08 Mar 2013

The Difference Between ERP Tier 1, ERP Tier 2, and ERP Tier 3

Understanding Each ERP Tier

All ERP solutions are not created alike. Like the Goldilocks story, one might be too big, another too small, but the third is just right. And just right for you, not anyone else, not even your competition. Even though you may have heard about another company in your industry adopting a particular solution, you need to go with is right for your business process. This is why understanding each ERP Tier is important.

Many mid-size businesses think the three ERP tiers equate with Good, Better, Best accordingly.  They believe that a Tier 1 brand name gives you bragging rights, but at what cost? In this case, more expensive is not necessarily the best.  Total Cost of Ownership (TCO) is high for a Tier 1 ERP. Think of it like owning a big house: your bills are bigger when you have more rooms to heat and cool, taxes would be more, and your maintenance would be higher. While those expenses also go up, you’re not getting a lot more for the price. The same holds true for ERP systems, in which TCO is dependent on complexity.

But choosing the least expensive system also might not be the most economical – particularly if you wind up accessorizing the solution with a multitude of spreadsheets. When you don’t buy a powerful enough solution, you may wind up unable to do what you need to run your business, and inefficiency runs rampant. You may find yourself creating so many spreadsheets outside the system that you are essentially manually tracking everything.  We have heard of companies using 90 different spreadsheets to run their business. If Tier 1 ERP could equate to living in a 30 room castle, then Tier 3 is like squeezing all your stuff into a studio apartment.

Consider the three ERP tiers. Don’t wind up trying every bed, every chair, and every bowl of porridge before you settle into the one that’s just right.

ERP TIER 1 Software Solutions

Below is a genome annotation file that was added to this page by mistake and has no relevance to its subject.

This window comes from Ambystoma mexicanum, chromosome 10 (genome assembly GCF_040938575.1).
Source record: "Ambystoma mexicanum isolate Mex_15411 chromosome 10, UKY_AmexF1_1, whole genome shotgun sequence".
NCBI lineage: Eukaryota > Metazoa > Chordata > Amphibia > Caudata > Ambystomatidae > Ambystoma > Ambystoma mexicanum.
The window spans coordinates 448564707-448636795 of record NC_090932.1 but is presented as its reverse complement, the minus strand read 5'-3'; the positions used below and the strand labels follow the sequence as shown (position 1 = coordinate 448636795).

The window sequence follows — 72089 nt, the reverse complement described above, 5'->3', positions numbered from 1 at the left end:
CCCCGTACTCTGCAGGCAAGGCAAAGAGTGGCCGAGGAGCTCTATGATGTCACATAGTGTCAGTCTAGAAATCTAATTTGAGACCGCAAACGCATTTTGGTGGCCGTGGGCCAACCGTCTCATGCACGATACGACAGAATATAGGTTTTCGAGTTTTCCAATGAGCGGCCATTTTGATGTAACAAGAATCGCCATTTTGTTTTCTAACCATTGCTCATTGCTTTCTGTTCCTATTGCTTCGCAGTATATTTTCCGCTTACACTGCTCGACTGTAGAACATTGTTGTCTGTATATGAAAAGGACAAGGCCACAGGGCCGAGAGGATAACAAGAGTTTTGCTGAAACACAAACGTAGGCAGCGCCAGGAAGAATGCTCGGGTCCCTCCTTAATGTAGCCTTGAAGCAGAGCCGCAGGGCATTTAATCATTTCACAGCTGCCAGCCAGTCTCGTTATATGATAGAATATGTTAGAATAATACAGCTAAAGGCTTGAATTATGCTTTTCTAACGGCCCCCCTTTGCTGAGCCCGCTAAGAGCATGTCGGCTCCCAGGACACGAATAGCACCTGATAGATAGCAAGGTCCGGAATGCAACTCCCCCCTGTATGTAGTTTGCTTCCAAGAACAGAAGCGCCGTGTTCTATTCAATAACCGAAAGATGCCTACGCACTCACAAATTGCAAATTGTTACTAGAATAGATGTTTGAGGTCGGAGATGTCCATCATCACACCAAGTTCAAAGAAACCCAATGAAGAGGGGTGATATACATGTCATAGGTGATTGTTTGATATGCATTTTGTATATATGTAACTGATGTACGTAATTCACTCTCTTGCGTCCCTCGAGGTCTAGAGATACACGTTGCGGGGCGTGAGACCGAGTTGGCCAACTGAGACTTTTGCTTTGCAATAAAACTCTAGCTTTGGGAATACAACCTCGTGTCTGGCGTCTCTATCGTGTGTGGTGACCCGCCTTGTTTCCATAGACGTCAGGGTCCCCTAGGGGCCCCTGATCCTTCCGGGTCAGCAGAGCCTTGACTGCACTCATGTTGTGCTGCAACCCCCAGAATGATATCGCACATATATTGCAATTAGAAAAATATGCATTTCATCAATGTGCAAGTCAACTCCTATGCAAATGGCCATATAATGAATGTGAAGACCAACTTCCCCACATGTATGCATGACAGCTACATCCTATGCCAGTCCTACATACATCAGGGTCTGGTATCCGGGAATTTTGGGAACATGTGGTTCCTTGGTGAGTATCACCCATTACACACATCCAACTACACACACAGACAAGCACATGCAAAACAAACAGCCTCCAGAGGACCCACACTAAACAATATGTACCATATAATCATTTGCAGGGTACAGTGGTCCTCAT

The ERP Tier 1 solutions are basically SAP and Oracle. They are designed to service the needs of Fortune 1000 companies, which for the most part are complex, large businesses that have many departments and global locations. Revenues are typically in measured in billions.  A Tier 1 ERP solution is built with complexity of process in mind. For example, a ERP Tier 1 allows for several people to be working on a single function. The software can split out the task among multiple users. Whereas this is necessary for a billion dollar company, a smaller company would be overwhelmed by the number of steps and the general complexity. ERP Tier 1 solutions generally take a long time to implement and are equipped with a wealth of features at a pretty high price.

ERP TIER 2 Software Solutions

A step down in complexity and cost from ERP Tier 1, Tier 2 products are on offer from several vendors.  Epicor ERP, Infor, Microsoft, Sage and many vertical players fall into this group.  Tier 1 players have consistently tried to “dumb-down” their offerings to find acceptance in this market space and Tier 3 players have tried to move upmarket for the same reason.

ERP Tier 2 systems fit well with mid-size companies. They can have a single or multiple locations.  Generally the needs are less complex than a billion dollar enterprise, but the level of complexity does vary quite a bit in this group.  Because of that, you can find several vertical market players in the Tier 2 category.  These are developers that have focused on the complexity of only one very specialized industry.

Choosing a highly verticalized solution like this may work well for your business since it is tailored almost perfectly to your industry, but you should still exercise caution.  The more verticalized an ERP system is, the smaller the market is.  This makes them more financially vulnerable and they become likely takeover candidates for more fully featured ERP manufacturers.  Check the financial stability of highly verticalized ERP systems to make sure that they are around for the long term.

More horizontal ERP Tier 2 systems tend to be financially stable and often have third-party enhancements that make up for missing complexity out of the box.  These systems tend to be the most popular for the mid-size company.  They can be installed and supported by local partners and offer a lower TCO.

ERP TIER 3 Software Solutions

At the lowest cost level, you’ve got Quickbooks and Sage 50, formerly known as Peachtree. These products do not offer the functionality of Tier 1 and 2 solutions, and may not even qualify as ERP systems. You’re getting basic accounting abilities with these small business tools.

Small businesses or businesses running a vertical line of business (LOB) application with weak accounting benefit from using a Tier 3 solution.  They have a low TCO and are easy to implement.  There is risk that a growing company will quickly outgrow this type of solution, but most Tier 3 companies have some sort of data migration capabilities from these systems.